We even named our second doggie Rhumba because she moved her hips (do dogs have hips?) like she was doing the rumba. Note we spelled her name the old fashion way of Rhumba.When we would go down to the family room and practice the steps we had learned that night in dance class, Rhumba would hide under the sofa. She thought to herself “what the heck are they doing?”

Our lives changed after that first dance lesson way back on November 2, 1977. Everything we considered to do was based around our two lessons per week and his work schedule. Anytime we went to a party or event, we got up and danced and showed off like we were Fred and Ginger. I often felt like Fred and Ginger because I loved to dance and still do. When you dance, all your troubles slip away for those few hours and you are some one else doing something else. It is a good couple of hours of recreation, exercise and mind soothing.

When Mom was sick for a whole year, I would run off to a lesson and forget for sixty minutes how sad I was feeling for her. Dance is a catharsis for the soul and heart. We get so wrapped up in it when we are at the studio, we are in another world. A world having no sadness, no grief and no worries. Worry we do all the time about this and that and that and this and if you are a consummate worrier like I am, you need the time out of some ballroom dancing.

I wish that all the public and private schools would give at least one hour a week and have someone teach ballroom dance to the high school kids. This would give some social skills and some exercise and more enhancement of their ego. They would learn to share time with different people they might never even talk to and to act kindly and politely to other kids in their class. They would get to know more about each other and possibly find another new friend they would never have been involved with. They would eventually enjoy it and admit to themselves that this was truly fun mixing the brain power needed to ballroom dance with the exercise that would be better than being in gym class...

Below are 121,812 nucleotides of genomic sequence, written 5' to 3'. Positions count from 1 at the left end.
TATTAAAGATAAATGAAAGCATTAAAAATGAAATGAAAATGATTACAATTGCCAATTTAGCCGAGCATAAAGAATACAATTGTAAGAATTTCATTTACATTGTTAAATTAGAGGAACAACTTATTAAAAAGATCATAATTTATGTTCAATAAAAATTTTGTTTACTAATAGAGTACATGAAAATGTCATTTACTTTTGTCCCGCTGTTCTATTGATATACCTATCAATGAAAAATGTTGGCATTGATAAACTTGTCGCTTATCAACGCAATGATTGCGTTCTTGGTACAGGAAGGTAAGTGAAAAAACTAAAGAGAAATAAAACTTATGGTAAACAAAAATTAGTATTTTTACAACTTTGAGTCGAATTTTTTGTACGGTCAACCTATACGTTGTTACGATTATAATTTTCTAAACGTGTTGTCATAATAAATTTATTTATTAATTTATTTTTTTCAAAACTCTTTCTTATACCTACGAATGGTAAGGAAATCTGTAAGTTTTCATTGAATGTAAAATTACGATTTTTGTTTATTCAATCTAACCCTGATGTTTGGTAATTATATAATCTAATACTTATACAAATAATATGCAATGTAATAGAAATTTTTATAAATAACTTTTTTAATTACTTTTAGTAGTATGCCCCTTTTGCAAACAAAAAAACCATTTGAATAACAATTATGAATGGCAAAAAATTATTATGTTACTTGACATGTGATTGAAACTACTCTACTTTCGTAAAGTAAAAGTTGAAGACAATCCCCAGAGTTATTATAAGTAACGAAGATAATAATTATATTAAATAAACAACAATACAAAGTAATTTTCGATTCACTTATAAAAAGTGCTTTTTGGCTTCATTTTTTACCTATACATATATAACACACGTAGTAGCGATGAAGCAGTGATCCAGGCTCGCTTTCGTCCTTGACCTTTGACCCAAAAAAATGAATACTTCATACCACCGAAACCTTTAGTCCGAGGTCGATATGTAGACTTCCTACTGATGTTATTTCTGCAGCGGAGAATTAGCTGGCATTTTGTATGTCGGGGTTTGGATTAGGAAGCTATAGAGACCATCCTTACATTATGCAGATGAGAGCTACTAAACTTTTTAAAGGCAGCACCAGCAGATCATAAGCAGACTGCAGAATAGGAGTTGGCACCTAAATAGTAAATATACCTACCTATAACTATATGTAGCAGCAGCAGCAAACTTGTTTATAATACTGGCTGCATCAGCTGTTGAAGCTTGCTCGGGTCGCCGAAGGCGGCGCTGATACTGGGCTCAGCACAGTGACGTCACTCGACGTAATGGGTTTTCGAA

I guess some day it will be incorporated in some schools. A school teacher I knew did talk about the history of ballroom dance in her high school social classes. She was a dancer and she showed the kids her enthusiasm and they could not believe that she was a dancer. She brought in pictures of herself dancing and then they believed her and kind of had lots of respect for her. Many clamored to get into her class so they see what all the talk was about Ms. L being a dancer. They became very respectful of her when they realized she was truly a ballroom dancer and this is twenty years before Dancing With The Stars became popular.